The fast-food market in China is on the rise
IBIS’ report estimates that the fast food industry in China will generate $177.6 billion in 2019, up almost 8 percent from 2018.
KFC came to China in 1987 and ushered in the fast food market. McDonalds and other western food restaurants soon followed seeing the potential of the market of 1.3 billion people. In the past two decades, China’s fast food industry has been growing at a fast pace. China is one of the world’s major producers for industrial and consumer products and the fastest growing market for the consumption of goods and services.
Western vs. Chinese brands in China’s fast food market
Multinational players are leading in the fast food industry in China
Three of the leading five fast food brands in China are multinational companies: Yum! Restaurants, McDonald’s Corp and Restaurants Brand International (which includes Burger King and, Tim Hortons). These fast food giants had enjoyed such a success in the Chinese market thanks to their established brand awareness as well as consistent product and service quality. KFC is by far the most popular fast food restaurant in China: with more than 5,000 restaurants in 1,100 cities in China, KFC dominates the country’s fast food landscape.
Yum! Restaurants, with well-known fast food brands in China like KFC, Pizza Hut and Taco Bell, continues its leadership in the fast food landscape in China. It has managed to gain value share thanks to its expansion to lower-tier cities as well, where consumption is exponentially increasing.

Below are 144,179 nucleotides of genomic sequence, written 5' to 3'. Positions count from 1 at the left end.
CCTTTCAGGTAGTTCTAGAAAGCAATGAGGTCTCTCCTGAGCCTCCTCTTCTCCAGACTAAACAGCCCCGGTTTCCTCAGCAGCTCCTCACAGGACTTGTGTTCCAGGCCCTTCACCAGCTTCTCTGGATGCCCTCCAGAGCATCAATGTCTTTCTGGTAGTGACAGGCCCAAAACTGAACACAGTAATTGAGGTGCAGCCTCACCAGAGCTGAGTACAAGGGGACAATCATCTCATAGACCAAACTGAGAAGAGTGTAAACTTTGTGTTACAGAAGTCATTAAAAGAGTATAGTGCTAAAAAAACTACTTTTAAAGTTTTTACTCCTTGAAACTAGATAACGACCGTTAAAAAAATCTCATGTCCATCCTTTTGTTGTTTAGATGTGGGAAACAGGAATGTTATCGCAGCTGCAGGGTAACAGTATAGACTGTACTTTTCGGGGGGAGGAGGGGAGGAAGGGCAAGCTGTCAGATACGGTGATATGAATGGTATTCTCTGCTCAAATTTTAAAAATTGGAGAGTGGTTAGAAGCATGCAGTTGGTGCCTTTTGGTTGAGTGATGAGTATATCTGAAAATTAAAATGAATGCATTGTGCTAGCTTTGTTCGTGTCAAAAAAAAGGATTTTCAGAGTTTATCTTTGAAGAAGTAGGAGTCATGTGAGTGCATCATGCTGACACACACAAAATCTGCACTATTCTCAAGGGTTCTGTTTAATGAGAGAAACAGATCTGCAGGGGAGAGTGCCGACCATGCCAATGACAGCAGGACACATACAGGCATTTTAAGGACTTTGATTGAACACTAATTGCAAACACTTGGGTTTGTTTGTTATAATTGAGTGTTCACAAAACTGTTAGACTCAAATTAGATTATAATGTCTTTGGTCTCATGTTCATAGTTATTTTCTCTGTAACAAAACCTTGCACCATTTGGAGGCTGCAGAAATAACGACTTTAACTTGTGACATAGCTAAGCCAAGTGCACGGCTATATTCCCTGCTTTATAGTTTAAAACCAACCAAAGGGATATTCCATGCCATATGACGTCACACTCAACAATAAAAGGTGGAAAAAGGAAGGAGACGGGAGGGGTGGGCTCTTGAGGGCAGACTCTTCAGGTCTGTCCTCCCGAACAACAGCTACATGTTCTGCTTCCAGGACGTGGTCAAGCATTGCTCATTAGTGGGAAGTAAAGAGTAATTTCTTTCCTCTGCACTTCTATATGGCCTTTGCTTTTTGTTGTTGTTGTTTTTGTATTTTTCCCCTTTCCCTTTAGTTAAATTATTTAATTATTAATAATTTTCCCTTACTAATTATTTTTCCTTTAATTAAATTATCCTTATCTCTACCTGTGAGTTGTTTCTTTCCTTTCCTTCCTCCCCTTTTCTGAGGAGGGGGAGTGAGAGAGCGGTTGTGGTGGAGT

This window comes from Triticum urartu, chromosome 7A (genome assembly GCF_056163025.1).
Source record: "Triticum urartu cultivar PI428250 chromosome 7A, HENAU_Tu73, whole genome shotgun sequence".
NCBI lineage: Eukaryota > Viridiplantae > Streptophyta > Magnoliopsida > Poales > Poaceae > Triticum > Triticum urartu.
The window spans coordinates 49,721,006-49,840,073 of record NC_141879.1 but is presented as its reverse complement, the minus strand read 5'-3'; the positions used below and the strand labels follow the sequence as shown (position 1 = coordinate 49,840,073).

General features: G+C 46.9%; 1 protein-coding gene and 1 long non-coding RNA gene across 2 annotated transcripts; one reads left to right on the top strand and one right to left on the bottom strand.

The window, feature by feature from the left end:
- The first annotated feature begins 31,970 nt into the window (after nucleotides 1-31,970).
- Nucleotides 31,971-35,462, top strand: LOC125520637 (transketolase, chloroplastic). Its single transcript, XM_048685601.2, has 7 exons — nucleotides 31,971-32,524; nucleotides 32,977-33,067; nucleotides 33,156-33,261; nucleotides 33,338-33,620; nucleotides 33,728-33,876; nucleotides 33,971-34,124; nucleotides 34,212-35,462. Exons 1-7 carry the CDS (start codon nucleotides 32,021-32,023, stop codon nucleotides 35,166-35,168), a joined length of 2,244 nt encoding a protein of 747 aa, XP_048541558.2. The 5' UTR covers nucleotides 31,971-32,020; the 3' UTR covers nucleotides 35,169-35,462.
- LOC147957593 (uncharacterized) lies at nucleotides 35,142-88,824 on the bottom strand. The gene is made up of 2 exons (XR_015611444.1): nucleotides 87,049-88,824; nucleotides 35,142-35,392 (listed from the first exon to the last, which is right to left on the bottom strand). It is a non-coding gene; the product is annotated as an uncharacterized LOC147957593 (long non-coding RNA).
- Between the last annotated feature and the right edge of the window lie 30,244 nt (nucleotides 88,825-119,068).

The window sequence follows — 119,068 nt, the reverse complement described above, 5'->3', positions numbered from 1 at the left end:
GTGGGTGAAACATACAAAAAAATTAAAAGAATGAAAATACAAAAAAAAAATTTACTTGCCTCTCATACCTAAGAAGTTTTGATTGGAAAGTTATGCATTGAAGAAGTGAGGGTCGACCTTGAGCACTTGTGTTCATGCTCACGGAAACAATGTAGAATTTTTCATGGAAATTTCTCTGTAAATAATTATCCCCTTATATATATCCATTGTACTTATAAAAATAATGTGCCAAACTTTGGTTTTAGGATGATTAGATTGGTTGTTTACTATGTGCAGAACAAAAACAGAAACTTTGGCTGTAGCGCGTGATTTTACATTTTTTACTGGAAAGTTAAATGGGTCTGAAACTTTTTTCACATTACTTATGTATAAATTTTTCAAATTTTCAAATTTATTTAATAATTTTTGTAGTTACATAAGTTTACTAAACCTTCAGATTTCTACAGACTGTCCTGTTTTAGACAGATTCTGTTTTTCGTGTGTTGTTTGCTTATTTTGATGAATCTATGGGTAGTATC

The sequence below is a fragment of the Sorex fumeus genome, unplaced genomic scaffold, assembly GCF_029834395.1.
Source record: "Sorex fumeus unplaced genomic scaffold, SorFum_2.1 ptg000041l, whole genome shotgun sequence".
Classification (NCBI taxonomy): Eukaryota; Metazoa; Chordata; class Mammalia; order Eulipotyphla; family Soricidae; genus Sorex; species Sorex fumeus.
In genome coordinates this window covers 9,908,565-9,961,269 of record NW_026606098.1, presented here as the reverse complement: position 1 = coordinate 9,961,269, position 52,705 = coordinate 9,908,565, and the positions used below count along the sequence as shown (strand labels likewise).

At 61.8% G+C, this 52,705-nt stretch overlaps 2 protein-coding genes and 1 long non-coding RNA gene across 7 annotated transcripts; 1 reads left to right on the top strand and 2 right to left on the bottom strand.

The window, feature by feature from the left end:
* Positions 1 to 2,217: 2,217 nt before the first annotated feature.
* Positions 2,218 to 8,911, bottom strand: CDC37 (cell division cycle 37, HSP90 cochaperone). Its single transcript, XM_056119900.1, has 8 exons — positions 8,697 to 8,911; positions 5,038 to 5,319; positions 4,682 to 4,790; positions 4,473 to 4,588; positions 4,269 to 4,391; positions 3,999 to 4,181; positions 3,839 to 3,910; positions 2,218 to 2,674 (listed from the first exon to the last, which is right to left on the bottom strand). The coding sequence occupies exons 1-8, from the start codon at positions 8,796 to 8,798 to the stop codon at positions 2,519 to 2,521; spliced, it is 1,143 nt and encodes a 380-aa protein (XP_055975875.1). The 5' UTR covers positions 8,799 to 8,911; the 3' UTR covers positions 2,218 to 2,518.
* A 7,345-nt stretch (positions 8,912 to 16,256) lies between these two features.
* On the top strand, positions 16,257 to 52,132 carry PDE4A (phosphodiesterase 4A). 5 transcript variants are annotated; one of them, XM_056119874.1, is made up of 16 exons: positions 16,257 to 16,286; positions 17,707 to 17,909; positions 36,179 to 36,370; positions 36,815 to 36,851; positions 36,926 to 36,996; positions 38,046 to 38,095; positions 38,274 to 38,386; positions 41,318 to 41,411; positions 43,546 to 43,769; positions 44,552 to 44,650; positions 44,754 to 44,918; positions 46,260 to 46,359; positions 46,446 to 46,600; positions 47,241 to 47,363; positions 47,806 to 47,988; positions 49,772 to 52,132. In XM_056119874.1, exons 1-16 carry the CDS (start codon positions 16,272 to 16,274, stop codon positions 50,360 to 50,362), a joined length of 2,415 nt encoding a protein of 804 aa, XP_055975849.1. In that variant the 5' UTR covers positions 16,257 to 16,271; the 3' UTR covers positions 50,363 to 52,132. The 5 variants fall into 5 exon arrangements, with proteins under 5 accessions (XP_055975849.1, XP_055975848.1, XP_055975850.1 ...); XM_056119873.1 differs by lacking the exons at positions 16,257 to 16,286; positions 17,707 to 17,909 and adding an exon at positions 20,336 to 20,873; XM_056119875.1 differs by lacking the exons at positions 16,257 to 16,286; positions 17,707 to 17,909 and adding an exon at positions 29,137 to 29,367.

The fast food market in China has experienced some dynamism after the launch of Taco Bell in December 2016, one of the first Latin American fast food chains in China. Owned by Yum! Restaurants, the brand had an explosive growth in value in 2017.
New-concept stores promoting sales
To attract new generations and adapt to a Chinese market that is continuously evolving and growing, some fast food brands in China have promoted niche strategies and even changed their positioning within China’s fast food market. For example, Yum! Restaurants premiered KPro by KFC in Hangzhou in 2017, targeting professionals and offering seasonally changing menu with fresh ingredients.
Hangzhou is home base to Alibaba Group and the KFC brand has also joined the e-commerce and tech giant by launching some devices powered by artificial intelligence in the KFC KPro restaurant in Hangzhou. Since 2017, customers can now “pay with a smile”, using facial recognition devices as a payment system. This innovation is certainly attracting technology-driven young Chinese customers.
What main competences are needed to succeed in the fast food market in China?
Western fast food brands in China have been proficient at securing the best locations in top-tier cities, especially at iconic historical sites: KFC’s first location was on one of Tiananmen Square’s edges in Beijing. Locking in real state at heavily trafficked hot spots has been at the core of these companies’ strategies. When fast food restaurants in China are next to tourist sites, they attract both foreign and domestic customers. Expanding into the more inward regions of China could also be a profitable venture considering the growing middle-class in tier-3 and tier-4 cities.
Adapting to local tastes is integral to the success for American brands. KFC in China is a fried chicken specialist that knows how to capture Chinese tastes while maintaining its American brand identity. The fast food restaurants in China also offer pork chops, curry and Chinese staples like congee and youtiao. KFC shows great cross-cultural adaptation in China. McDonald’s is consistently behind of KFC in China’s fast food industry, as they opt for a less localized menu, and because hamburgers are not as close to the Chinese palate as fried chicken. There are options like rice bowls and bubble milk tea in McDonald’s menu they haven’t enjoyed much popularity.